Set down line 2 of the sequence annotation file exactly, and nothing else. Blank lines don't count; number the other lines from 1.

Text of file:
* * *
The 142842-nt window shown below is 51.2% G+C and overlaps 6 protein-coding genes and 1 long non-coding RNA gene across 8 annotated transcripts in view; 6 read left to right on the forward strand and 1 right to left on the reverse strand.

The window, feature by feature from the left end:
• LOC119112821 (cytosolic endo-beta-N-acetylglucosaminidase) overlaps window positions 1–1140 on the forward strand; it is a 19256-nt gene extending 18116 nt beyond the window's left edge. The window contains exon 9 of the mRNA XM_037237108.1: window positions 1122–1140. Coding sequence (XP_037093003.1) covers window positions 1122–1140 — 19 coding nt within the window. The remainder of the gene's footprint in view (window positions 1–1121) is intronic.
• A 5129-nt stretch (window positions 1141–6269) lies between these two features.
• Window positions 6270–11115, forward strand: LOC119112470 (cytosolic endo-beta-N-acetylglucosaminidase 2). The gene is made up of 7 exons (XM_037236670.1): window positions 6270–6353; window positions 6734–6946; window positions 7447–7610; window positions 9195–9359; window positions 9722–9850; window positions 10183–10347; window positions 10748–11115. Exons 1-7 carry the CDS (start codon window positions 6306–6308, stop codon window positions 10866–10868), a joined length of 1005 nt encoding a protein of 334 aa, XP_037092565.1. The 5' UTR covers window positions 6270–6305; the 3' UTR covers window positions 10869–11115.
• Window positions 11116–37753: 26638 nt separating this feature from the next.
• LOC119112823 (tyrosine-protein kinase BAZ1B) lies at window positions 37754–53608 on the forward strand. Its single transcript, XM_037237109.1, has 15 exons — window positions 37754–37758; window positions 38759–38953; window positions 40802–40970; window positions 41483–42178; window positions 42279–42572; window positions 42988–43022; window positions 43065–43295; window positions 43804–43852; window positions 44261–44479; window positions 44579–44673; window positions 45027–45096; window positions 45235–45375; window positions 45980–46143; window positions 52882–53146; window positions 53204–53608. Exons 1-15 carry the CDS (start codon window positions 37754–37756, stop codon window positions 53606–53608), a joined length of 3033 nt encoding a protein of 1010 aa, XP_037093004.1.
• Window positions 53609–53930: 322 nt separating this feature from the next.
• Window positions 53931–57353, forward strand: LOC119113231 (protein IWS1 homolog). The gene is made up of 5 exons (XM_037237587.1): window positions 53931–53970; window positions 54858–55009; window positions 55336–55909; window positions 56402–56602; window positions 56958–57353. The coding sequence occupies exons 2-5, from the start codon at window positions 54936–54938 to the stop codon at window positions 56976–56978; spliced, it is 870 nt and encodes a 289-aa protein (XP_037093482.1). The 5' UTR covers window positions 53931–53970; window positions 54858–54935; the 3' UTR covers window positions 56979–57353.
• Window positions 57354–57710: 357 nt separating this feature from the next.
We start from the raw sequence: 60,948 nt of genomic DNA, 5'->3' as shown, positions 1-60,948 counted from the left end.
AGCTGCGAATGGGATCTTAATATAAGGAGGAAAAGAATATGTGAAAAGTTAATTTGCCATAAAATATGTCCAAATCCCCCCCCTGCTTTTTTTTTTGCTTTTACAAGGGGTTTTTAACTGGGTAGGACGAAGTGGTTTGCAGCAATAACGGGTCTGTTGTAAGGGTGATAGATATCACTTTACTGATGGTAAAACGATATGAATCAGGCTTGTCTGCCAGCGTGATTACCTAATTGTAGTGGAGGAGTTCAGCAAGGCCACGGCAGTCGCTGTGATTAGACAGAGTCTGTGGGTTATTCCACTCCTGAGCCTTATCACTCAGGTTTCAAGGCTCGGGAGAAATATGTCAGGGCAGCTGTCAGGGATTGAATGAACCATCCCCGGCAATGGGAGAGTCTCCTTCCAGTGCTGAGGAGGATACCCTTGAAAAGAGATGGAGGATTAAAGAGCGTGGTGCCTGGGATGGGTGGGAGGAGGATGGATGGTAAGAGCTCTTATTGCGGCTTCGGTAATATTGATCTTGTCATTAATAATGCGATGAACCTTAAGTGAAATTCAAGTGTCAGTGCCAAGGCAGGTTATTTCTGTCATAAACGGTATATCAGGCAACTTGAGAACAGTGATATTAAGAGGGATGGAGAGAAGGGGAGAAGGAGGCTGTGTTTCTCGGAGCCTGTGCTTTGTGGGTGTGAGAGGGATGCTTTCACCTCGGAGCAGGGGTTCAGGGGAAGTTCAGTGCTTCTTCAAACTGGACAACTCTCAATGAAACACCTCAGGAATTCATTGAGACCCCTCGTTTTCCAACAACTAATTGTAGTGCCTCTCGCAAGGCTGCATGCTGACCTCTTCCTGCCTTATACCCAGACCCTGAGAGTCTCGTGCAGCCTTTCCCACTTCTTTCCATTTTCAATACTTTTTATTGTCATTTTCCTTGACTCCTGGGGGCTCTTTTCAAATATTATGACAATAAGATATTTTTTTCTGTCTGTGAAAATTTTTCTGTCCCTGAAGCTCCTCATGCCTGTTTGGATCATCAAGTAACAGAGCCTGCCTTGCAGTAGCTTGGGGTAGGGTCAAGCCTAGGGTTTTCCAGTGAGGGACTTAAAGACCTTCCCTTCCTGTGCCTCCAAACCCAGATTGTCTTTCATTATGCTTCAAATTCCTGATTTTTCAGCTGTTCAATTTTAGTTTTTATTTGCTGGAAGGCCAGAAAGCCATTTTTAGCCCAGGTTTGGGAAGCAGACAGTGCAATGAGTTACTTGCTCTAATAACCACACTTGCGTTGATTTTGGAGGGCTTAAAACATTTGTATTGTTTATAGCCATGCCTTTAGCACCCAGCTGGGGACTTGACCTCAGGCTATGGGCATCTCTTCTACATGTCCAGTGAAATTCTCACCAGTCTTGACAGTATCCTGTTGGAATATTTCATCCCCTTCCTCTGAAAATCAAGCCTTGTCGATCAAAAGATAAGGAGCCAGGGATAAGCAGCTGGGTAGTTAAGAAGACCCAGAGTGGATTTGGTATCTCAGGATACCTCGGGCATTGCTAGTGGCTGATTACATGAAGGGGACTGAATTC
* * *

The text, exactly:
The window, feature by feature from the left end: